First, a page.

Wallpaper is typically removed by wetting it down or steaming it. But the water won't penetrate if the papered wall has been painted. Remedy this by scratching through the paint with very coarse sandpaper or a wire brush; slashing a grid of cuts into the surface with a utility knife; dragging an old hacksaw blade sideways across the walls; or using a wallpaper scratcher made for the purpose and available at hardware stores.
Before scraping off old wallpaper, spray it with a solution of hot water and about a tenth as much clear (distilled) vinegar. Use a plant mister with a big, comfortable squeeze handle.
By joesgirl (07/14/2005)
This is probably highly unlikely, but if the paper was put on the dry wall without painting, there is nothing you can do, but make a mess of trying to remove the paper. Then worry about repairing or replacing the dry wall.
I have heard of this happening, especially where a homeowner may have made some renovations and tried to take shortcuts. (07/16/2005)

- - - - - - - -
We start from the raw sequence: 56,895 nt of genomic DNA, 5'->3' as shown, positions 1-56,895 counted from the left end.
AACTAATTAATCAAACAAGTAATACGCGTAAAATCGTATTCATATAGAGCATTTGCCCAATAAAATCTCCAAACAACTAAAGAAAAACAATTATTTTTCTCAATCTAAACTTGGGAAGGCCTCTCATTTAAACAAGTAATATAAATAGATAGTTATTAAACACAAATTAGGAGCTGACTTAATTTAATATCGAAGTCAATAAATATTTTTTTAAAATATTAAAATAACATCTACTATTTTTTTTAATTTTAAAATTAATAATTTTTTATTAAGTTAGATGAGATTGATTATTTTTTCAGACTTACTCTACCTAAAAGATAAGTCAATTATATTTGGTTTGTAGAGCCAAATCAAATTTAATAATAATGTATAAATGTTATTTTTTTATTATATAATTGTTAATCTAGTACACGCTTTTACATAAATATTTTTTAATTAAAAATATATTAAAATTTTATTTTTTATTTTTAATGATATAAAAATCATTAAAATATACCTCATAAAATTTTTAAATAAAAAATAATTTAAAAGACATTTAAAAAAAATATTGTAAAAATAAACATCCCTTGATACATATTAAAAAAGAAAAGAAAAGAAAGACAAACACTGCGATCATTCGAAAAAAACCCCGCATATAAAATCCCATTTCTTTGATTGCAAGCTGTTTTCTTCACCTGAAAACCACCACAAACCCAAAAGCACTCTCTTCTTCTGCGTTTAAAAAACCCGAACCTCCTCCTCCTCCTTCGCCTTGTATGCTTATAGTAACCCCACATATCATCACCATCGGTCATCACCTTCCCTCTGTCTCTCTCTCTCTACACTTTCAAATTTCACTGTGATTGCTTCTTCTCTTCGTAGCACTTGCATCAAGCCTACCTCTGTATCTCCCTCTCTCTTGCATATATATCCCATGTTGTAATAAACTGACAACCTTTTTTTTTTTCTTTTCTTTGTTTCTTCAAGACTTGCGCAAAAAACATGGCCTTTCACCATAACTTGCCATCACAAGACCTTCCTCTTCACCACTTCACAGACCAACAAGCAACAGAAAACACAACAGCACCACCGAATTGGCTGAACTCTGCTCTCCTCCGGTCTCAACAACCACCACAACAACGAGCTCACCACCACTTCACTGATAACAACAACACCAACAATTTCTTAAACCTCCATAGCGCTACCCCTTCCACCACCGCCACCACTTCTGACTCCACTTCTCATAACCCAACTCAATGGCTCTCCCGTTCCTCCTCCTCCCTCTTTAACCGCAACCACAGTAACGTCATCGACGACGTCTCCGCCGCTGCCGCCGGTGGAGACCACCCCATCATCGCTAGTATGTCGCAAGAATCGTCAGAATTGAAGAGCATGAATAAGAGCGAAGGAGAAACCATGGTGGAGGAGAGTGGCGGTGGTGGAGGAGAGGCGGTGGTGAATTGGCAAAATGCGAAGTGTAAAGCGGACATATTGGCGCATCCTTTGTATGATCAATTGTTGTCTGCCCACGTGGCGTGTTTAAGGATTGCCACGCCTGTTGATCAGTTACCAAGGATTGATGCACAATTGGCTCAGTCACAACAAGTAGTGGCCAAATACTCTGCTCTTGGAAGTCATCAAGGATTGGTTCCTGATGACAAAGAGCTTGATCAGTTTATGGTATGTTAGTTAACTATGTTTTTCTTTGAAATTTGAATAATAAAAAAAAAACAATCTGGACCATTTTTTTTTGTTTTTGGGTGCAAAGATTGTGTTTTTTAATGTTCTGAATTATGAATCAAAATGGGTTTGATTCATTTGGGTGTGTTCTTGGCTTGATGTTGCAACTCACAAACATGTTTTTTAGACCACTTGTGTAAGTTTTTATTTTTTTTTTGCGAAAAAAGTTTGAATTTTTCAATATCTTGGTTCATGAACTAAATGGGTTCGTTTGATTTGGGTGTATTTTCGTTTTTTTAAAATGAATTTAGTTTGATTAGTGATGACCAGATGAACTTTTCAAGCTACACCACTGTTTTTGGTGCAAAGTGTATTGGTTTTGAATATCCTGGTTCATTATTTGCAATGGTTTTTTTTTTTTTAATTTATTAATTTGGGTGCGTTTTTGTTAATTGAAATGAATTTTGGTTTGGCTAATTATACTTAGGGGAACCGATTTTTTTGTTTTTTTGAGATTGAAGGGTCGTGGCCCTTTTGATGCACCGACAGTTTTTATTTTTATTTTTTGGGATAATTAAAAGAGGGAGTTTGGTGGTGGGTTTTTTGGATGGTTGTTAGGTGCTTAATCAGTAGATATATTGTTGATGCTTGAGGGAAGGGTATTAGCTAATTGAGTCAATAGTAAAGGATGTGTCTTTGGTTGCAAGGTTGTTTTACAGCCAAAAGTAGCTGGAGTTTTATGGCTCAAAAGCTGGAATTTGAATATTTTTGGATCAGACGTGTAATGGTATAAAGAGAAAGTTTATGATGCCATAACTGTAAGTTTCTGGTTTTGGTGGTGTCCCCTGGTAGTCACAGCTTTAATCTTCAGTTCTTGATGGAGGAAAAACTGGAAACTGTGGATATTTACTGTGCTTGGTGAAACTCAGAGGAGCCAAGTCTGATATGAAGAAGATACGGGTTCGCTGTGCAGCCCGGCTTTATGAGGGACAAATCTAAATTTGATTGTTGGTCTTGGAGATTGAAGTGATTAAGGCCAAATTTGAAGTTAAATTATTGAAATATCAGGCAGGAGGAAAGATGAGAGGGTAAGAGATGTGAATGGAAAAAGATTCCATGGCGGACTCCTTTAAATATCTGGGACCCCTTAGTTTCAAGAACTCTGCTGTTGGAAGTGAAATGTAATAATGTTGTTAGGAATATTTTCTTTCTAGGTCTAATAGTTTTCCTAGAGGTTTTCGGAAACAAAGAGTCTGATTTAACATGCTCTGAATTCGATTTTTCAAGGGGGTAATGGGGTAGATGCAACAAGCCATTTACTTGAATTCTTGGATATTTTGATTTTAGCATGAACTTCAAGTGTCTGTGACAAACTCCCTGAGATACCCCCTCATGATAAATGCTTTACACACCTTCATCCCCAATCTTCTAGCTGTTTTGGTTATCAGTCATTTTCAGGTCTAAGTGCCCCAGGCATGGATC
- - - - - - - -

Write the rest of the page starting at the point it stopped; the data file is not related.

I have never tried this on painted paper, but warm water mixed with fabric softener such as Downey takes it up well for me. It also leaves a lovely scent. (09/22/2005)
I bought a big foreclosure home with a little age (45 years). I have been here 3 1/2 months and the fun keeps coming. This one is too much fun for just me, so someone please join me.
I need some tips on removing wallpaper in my kitchen that has 2+ layers of paint and some Spackle on it. I tried to take the easy way out and just paint over it, but every spot I spackled just bubbled up. Bring your guns, I'm not afraid to work.
By Bruce from SC
(NAPS) Redecorating a home can be an exciting process for many homeowners. However, many dread the process of getting started when they first have to remove old wallpaper. Fortunately there is a simple solution: a wallpaper steamer.
Wallpaper steamers can be as easy to use as an iron or garment steamer, and they allow do-it-yourselfers to quickly remove old wallpaper and begin decorating the room of their dreams. Simply fill the wallpaper steamer with tap water, plug in and steam away. No buckets, brushes, rollers or mixing needed.